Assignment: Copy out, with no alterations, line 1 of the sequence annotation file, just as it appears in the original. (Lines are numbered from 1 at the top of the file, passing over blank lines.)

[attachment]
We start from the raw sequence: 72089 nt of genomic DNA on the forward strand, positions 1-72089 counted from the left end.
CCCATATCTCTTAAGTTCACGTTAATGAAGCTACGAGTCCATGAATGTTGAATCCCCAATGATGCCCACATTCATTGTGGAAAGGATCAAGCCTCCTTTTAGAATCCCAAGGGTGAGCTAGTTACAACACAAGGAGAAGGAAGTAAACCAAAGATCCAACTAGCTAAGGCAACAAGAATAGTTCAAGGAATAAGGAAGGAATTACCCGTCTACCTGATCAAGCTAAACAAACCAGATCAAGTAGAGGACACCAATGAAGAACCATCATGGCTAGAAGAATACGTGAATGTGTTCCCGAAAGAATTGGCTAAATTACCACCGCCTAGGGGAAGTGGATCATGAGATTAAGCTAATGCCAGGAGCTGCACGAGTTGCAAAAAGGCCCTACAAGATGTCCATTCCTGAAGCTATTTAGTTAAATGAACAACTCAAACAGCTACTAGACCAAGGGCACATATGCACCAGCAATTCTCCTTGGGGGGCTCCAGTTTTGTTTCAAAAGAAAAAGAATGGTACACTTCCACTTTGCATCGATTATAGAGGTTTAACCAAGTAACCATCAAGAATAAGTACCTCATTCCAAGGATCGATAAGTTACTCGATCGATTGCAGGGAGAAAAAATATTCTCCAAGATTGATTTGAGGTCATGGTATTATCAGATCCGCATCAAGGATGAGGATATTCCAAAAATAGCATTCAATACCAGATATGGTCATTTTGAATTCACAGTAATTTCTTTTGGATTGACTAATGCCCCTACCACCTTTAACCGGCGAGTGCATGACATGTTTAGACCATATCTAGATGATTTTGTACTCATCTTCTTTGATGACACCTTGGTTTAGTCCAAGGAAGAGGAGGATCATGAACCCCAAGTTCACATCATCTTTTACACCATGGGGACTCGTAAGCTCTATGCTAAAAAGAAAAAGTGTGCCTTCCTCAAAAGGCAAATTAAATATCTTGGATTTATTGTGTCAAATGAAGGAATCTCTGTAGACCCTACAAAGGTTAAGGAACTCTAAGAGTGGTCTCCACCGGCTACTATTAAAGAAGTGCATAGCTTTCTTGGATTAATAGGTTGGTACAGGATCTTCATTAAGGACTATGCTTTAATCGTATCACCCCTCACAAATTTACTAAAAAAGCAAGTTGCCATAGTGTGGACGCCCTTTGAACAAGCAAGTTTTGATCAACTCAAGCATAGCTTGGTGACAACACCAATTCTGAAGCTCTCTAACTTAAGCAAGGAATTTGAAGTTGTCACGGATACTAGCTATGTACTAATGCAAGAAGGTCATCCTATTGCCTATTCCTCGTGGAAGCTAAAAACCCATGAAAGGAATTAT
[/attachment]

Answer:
We start from the raw sequence: 72089 nt of genomic DNA on the forward strand, positions 1-72089 counted from the left end.